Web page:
In the aftermath of Donald Trump’s election victory, there were many – the new President included – who cited Brexit as a precedent. The theory was that many voters were so fed up with the status quo that they’d embrace anyone who attacked it.
But as Fraser Nelson pointed out in The Spectator, this wasn’t necessarily the case. Trump, he argued, was what you got when the public were pushed beyond endurance. Brexit was what you got when they were allowed a safety valve.
Polls showed, in the US, that Trump’s supporters were perfectly aware of his personal flaws – they just didn’t care. In Britain, however, the Leave campaign was led by the civilised, cosmopolitan figures of Boris Johnson, Michael Gove and Gisela Stuart, with Nigel Farage sulking on the sidelines.
And recent events appear to have provided some interesting support for this thesis. After all, if there is a parallel in Britain to the blend of resentment and incompetence that have been on show within the Trump White House, it is found in Jeremy Corbyn’s kitchen cabinet.
Yet far from being so embittered with their lot that they have turned to such extremes, British voters appear as unlikely to plump for Corbyn’s reheated socialism as they are to switch off the Premier League and embrace the NFL.
This week, new polling was released by Opinium comparing the Labour leader’s image to Theresa May’s. The results were, to put it politely, absolutely brutal.
Perhaps the cruellest blow is the fact that a majority of voters claim not to know what Corbyn stands for, despite the fact that his entire USP is that he stands for what he has always stood for – that he has been fossilised in intellectual amber since the early 1970s.
Meanwhile, in Parliament, a historic debate on the passage of Article 50 was accompanied by the latest histrionic implosion within the Labour Party.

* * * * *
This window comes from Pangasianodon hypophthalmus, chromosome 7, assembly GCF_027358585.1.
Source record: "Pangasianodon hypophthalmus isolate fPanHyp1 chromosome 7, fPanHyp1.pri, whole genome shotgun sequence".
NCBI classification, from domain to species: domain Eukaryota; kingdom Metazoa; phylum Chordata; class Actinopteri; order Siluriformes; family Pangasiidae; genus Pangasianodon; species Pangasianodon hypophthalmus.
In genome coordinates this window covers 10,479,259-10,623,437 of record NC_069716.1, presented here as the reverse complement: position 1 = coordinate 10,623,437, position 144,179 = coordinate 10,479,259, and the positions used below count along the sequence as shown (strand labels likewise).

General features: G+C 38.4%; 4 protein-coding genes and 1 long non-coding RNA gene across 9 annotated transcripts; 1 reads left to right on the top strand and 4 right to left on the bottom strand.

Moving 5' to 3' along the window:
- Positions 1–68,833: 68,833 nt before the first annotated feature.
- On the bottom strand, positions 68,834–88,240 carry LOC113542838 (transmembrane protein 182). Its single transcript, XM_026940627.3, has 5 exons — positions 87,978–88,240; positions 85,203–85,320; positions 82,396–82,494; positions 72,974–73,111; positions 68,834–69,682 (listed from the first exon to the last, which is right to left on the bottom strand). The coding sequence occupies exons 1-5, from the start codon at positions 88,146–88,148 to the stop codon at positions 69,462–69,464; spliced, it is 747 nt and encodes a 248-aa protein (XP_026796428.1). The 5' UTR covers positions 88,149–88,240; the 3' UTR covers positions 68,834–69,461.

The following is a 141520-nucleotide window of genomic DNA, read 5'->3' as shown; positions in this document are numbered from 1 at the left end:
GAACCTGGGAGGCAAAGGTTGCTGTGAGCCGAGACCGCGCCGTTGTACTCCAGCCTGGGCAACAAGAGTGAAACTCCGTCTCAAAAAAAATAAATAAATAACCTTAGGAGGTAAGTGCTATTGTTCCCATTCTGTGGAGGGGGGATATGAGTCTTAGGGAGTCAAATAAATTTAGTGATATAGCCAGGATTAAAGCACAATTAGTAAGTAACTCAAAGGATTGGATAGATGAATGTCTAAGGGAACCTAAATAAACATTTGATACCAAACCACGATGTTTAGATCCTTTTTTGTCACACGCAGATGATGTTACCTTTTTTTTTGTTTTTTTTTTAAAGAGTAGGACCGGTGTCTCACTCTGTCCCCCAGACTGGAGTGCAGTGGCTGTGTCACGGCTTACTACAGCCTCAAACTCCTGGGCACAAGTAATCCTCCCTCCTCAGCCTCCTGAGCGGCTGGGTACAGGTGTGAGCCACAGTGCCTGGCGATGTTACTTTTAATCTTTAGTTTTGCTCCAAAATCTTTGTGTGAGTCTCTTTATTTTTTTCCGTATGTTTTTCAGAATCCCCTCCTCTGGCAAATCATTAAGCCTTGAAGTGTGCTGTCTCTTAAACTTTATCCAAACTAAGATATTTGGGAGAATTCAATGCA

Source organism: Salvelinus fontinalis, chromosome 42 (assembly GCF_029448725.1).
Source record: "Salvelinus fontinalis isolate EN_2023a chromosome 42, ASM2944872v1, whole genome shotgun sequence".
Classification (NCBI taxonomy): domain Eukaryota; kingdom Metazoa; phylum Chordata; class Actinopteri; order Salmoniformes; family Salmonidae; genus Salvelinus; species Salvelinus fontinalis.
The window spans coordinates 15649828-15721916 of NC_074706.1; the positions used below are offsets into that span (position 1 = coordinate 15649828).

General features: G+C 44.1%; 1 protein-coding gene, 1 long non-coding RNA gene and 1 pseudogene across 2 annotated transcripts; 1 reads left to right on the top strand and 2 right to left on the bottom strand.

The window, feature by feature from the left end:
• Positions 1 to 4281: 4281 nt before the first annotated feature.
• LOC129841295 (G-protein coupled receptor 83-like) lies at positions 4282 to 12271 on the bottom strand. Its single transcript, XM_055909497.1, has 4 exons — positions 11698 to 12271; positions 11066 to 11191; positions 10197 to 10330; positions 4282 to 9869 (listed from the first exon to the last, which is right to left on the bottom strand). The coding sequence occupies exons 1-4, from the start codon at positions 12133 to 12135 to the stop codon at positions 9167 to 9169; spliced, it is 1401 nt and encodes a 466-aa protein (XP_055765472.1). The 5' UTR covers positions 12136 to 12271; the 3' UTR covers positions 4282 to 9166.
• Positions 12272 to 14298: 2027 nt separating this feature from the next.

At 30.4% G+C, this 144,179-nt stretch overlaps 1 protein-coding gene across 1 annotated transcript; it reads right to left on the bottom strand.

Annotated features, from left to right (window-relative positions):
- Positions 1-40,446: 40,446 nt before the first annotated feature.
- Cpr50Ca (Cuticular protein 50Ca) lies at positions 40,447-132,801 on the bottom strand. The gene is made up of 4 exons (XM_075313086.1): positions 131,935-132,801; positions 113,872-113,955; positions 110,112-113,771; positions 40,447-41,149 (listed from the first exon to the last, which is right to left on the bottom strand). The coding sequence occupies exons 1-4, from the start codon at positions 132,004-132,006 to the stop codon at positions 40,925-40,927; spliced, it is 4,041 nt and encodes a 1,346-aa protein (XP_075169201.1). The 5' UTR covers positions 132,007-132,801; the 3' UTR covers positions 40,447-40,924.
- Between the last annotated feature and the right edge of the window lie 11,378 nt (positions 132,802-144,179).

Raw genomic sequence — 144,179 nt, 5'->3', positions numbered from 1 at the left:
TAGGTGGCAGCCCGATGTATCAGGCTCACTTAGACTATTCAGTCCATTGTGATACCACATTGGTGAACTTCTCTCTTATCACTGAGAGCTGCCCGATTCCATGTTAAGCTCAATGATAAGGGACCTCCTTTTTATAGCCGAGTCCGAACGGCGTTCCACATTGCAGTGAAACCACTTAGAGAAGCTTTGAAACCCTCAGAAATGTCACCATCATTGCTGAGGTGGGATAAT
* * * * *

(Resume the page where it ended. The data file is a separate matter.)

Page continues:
Fundamentally, Labour is being torn apart because it is impossible to reconcile its traditional working-class supporters in the North and its bien-pensant middle-class supporters in London and other affluent cities.
Cracks that were papered over by Wilson, Blair et al now gape open – partly because of the galvanising effects of the EU referendum, and partly because of Corbyn’s own political inadequacies.
The irony is, of course, that it should theoretically be the Tories who are in agonies over Europe. Not only has that been their hobby for many years, but as Lord Ashcroft’s polling shows, the party’s supporters were far more evenly divided at the referendum than Labour’s.
Perhaps it is Tories’s age-old appetite for power, or the lack of alternatives, or May’s own steely persona. But whatever the reason, the civil war has not taken place – or at least is being postponed until the shape of Brexit becomes clearer.
The result is that Brexiteering Britain’s political leadership currently appears as secure as its political future is unknowable.
Yes, it would certainly be useful, as Alex Massie has argued on CapX, to have a functioning Opposition again.
But with Trump busily taking a blowtorch to diplomatic norms, and one of his advisers inventing a terrorist massacre out of the whole cloth? With French presidential candidates taking turns to fall flat on their face – to the point where the fate of the nation may rest on whichever contender has been bunging their family members the least amount of public money? With Vladimir Putin up to his bloody old tricks, and even Angela Merkel facing a genuine struggle to stay in power?
Under such circumstances, the May supremacy feels like a source of welcome relief.
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